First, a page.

When revising for an examination, have students identify and comment on the importance of the list of important quotations from the play.
- William Shakespeare: The Complete Works
This is a very comprehensive site with links to the complete works including background information, biographical information and pictures, information about Elizabethan theatres, a Shakespearean dictionary, the first folio, quotes, a quiz and a discussion forum.
- Life in Elzabethan England
- The Shakespearean Homework Helper
- Surfing with the Bard
- Talking to Shakespeare
- Cliffnotes Quiz
- A Shakespeare Glossary
- Shakespeares' England
- Much Ado About Something
Is it possible that William Shakespeare was the nom-de-plume of Christopher Marlowe, the 16 century English playwright? This site explores the evidence and the conflicting viewpoints.
- In Search of Shakespeare
A PBS resource to support the television series which includes, teaching resources, a playwright game and information on Shakespeare's life and times.
- No Fear Shakespeare
A site which presents the language of Shakespeare's plays side-by-side with a facing-page translation into modern English.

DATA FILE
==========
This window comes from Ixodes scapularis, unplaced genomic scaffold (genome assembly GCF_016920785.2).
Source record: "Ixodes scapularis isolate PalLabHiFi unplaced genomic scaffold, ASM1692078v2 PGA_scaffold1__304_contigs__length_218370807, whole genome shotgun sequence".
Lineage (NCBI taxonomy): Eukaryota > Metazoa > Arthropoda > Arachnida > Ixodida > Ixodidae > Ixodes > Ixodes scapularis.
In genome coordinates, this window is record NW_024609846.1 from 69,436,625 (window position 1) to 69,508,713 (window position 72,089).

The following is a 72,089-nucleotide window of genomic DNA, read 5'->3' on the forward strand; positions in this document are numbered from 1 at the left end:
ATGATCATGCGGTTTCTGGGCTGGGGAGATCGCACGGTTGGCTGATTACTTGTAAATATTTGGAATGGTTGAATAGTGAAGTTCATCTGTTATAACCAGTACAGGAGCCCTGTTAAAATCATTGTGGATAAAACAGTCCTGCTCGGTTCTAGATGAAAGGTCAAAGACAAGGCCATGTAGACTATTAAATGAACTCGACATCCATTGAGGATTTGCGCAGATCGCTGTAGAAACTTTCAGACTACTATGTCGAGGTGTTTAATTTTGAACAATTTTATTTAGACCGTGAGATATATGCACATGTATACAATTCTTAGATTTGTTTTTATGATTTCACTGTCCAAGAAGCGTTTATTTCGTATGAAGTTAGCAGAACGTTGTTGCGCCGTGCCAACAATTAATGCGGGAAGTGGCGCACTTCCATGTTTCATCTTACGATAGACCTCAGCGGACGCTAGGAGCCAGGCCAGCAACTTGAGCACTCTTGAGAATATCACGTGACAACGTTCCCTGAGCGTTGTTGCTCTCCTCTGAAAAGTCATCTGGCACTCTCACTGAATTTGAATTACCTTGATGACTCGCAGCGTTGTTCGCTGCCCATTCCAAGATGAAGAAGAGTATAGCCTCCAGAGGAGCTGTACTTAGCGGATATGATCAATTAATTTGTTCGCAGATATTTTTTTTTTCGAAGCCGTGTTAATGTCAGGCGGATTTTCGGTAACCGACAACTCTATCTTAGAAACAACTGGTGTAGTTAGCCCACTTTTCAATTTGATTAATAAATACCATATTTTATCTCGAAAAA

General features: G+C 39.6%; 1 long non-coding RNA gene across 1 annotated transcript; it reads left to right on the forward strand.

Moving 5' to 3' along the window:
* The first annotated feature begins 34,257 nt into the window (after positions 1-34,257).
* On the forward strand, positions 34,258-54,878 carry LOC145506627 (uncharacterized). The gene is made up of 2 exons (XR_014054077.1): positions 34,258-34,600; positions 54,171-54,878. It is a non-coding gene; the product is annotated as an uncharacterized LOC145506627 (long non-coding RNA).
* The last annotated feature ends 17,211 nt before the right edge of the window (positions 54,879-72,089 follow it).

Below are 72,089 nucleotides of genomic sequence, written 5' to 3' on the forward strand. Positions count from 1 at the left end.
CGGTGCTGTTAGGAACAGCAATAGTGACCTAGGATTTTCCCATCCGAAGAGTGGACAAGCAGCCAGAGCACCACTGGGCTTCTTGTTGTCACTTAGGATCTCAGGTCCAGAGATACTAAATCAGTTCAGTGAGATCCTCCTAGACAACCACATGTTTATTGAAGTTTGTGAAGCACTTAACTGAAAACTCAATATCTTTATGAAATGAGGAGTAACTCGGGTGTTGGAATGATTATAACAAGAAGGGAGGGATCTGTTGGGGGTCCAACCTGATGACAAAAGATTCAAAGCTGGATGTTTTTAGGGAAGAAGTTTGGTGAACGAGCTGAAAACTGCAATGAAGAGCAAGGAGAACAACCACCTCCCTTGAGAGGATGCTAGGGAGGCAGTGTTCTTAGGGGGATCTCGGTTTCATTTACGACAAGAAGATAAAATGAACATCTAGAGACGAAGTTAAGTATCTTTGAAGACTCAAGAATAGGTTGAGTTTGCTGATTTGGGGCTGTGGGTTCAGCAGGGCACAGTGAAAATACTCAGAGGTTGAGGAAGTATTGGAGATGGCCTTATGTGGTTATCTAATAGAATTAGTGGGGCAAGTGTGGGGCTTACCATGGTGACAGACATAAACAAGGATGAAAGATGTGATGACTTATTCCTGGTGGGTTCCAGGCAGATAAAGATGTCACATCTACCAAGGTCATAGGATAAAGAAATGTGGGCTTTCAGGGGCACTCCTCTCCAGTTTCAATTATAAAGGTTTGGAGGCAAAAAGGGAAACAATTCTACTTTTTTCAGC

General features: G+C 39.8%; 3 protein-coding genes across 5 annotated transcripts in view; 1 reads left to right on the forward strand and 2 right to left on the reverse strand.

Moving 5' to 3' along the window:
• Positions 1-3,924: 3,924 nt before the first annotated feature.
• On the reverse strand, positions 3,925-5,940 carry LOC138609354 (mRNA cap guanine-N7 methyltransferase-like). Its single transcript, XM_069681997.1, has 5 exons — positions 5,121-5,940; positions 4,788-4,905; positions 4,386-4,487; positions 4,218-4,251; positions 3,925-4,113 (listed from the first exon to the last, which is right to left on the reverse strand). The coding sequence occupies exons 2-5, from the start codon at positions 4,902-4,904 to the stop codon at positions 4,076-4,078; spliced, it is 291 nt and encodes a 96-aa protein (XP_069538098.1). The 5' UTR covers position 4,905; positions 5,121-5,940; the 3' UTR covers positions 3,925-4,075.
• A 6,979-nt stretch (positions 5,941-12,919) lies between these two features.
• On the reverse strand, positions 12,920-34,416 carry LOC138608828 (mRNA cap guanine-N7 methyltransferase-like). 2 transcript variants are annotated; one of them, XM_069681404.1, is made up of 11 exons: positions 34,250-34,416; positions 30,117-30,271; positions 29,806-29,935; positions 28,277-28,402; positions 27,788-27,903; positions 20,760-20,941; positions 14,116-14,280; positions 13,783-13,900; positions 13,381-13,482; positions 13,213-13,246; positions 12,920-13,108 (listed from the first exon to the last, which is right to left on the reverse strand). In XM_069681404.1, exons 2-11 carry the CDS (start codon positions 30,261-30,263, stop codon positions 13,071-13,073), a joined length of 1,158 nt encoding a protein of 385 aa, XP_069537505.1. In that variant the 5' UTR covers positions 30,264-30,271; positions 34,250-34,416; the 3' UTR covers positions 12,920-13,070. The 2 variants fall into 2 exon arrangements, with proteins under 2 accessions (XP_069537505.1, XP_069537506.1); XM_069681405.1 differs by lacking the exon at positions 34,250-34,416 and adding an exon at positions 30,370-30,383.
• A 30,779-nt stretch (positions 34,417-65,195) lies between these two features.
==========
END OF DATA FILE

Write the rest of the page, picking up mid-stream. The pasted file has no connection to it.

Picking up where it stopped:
- Shakespeare, William. Romeo and Juliet
- Film version(s) of Romeo and Juliet.
FOLLOW UPThis unit could lead into (or be substituted by) a film study of either or both the Zeffirelli (1968) or the Lurhman (1997) films based on the play. Many of the activities in the English Level 2 Assessment Guide would be particularly suitable for this. A useful introductory resource is Shakespeare Illustrated - a selection of paintings and drawings based upon Romeo and Juliet.
The Romeo and Juliet Theme Page offers a wealth of resources for teachers and students. If your students struggle with the language of Shakespeare, consider beginning with the Friendship Cards from Romeo and Juliet activity.